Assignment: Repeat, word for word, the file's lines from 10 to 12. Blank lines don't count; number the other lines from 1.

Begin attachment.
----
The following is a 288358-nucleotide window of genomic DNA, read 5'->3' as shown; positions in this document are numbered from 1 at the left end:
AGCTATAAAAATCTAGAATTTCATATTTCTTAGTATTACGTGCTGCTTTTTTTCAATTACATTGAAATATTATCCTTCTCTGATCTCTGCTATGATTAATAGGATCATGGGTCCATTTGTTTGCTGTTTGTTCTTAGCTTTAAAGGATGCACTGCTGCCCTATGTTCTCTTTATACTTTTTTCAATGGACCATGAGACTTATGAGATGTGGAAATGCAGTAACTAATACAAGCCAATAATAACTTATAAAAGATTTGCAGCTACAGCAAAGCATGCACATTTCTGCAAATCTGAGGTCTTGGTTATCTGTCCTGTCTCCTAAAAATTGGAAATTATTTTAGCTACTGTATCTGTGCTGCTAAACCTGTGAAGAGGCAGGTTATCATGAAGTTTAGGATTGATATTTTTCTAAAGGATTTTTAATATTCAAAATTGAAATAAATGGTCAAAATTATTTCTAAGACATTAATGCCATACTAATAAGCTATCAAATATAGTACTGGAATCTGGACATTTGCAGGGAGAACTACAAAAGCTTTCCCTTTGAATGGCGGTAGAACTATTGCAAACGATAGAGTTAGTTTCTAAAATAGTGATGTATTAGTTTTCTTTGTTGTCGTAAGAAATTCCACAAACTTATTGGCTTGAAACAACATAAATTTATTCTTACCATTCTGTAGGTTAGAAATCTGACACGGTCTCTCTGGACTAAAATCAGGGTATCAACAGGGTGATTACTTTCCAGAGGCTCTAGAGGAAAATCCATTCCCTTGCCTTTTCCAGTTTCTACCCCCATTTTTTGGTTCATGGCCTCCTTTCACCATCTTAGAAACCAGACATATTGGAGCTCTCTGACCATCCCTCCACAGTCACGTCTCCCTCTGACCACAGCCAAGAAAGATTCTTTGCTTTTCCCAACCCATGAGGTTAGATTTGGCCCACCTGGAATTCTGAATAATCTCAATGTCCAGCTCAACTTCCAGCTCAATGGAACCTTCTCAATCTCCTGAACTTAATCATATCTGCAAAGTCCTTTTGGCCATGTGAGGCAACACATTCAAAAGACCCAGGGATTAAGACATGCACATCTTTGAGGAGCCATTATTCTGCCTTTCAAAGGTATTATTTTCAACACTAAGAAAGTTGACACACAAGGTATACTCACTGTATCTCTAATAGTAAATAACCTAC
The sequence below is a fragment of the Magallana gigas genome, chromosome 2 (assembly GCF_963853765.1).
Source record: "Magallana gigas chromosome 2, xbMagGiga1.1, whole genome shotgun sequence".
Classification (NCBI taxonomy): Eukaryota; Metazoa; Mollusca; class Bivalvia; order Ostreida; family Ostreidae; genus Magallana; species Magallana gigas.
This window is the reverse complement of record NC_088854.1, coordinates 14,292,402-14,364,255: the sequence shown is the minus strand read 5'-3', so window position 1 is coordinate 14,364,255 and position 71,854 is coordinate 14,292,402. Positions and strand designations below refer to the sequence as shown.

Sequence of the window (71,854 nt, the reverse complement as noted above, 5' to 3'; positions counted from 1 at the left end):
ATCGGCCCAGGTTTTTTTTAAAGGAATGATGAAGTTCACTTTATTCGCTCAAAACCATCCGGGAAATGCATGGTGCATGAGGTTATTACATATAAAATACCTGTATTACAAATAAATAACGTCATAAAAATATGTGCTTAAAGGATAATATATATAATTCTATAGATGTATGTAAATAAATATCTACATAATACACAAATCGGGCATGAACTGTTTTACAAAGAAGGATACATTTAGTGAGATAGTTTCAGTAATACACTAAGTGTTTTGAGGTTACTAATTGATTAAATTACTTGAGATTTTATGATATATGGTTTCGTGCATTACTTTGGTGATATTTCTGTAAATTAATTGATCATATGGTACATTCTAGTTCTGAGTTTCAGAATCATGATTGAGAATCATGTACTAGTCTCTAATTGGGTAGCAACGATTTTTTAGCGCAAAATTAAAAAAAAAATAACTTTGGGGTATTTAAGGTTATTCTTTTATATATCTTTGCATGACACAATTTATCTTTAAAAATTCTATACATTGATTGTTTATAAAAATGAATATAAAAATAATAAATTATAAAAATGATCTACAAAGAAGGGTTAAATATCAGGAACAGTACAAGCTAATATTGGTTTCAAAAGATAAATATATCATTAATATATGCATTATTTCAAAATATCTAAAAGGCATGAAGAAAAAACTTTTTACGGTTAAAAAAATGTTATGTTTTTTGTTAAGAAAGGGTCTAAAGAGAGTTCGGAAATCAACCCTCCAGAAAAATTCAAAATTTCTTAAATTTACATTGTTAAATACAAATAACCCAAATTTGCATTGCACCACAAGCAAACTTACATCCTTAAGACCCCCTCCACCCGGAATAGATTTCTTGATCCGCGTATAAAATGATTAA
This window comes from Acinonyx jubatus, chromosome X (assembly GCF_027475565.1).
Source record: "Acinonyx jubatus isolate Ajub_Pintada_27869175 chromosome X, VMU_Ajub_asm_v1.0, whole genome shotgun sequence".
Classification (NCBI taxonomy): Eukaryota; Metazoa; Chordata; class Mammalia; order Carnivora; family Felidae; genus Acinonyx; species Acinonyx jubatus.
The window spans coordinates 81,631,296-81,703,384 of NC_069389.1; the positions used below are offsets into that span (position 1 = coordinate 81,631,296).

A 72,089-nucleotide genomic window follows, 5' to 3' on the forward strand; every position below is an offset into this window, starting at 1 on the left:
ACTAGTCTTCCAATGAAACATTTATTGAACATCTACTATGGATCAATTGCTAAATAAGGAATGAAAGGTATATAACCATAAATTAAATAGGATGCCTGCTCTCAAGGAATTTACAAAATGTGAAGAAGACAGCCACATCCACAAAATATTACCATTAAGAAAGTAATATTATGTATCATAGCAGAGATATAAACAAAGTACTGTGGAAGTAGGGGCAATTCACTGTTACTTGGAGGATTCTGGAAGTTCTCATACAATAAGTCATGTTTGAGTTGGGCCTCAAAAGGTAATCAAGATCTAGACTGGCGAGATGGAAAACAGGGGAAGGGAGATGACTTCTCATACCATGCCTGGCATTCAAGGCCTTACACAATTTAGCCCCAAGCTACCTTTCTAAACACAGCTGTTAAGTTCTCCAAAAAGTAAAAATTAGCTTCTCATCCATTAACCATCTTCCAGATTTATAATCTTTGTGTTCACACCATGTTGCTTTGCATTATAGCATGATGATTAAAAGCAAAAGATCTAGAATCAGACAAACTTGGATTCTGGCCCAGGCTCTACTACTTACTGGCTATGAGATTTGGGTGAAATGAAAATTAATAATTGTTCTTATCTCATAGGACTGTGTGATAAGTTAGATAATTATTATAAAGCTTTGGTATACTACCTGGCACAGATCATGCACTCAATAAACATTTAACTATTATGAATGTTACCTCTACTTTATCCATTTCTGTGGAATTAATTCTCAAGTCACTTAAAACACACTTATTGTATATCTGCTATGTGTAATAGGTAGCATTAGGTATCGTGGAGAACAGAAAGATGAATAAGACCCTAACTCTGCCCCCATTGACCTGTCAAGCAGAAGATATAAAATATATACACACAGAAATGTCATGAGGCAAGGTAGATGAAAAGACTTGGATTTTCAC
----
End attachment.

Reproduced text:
Source record: "Acinonyx jubatus isolate Ajub_Pintada_27869175 chromosome X, VMU_Ajub_asm_v1.0, whole genome shotgun sequence".
Classification (NCBI taxonomy): Eukaryota; Metazoa; Chordata; class Mammalia; order Carnivora; family Felidae; genus Acinonyx; species Acinonyx jubatus.
The window spans coordinates 81,631,296-81,703,384 of NC_069389.1; the positions used below are offsets into that span (position 1 = coordinate 81,631,296).